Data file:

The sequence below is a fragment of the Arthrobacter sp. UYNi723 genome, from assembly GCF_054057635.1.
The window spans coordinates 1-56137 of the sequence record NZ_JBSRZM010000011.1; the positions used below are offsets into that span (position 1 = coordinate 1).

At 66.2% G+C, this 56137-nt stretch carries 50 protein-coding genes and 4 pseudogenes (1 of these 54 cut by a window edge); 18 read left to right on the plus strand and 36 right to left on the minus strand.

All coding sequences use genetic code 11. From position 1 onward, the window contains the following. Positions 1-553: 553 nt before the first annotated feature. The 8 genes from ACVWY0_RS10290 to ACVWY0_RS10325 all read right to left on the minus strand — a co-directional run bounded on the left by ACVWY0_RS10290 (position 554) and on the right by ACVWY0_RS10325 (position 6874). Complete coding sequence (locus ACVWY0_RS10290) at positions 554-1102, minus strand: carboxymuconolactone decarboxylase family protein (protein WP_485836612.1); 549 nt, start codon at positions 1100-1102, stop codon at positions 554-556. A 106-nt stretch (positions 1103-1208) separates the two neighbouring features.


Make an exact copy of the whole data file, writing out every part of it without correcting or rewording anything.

The sequence below is a fragment of the Arthrobacter sp. UYNi723 genome, from assembly GCF_054057635.1.
The window spans coordinates 1-56137 of the sequence record NZ_JBSRZM010000011.1; the positions used below are offsets into that span (position 1 = coordinate 1).

At 66.2% G+C, this 56137-nt stretch carries 50 protein-coding genes and 4 pseudogenes (1 of these 54 cut by a window edge); 18 read left to right on the plus strand and 36 right to left on the minus strand.

All coding sequences use genetic code 11. From position 1 onward, the window contains the following. Positions 1-553: 553 nt before the first annotated feature. The 8 genes from ACVWY0_RS10290 to ACVWY0_RS10325 all read right to left on the minus strand — a co-directional run bounded on the left by ACVWY0_RS10290 (position 554) and on the right by ACVWY0_RS10325 (position 6874). Complete coding sequence (locus ACVWY0_RS10290) at positions 554-1102, minus strand: carboxymuconolactone decarboxylase family protein (protein WP_485836612.1); 549 nt, start codon at positions 1100-1102, stop codon at positions 554-556. A 106-nt stretch (positions 1103-1208) separates the two neighbouring features.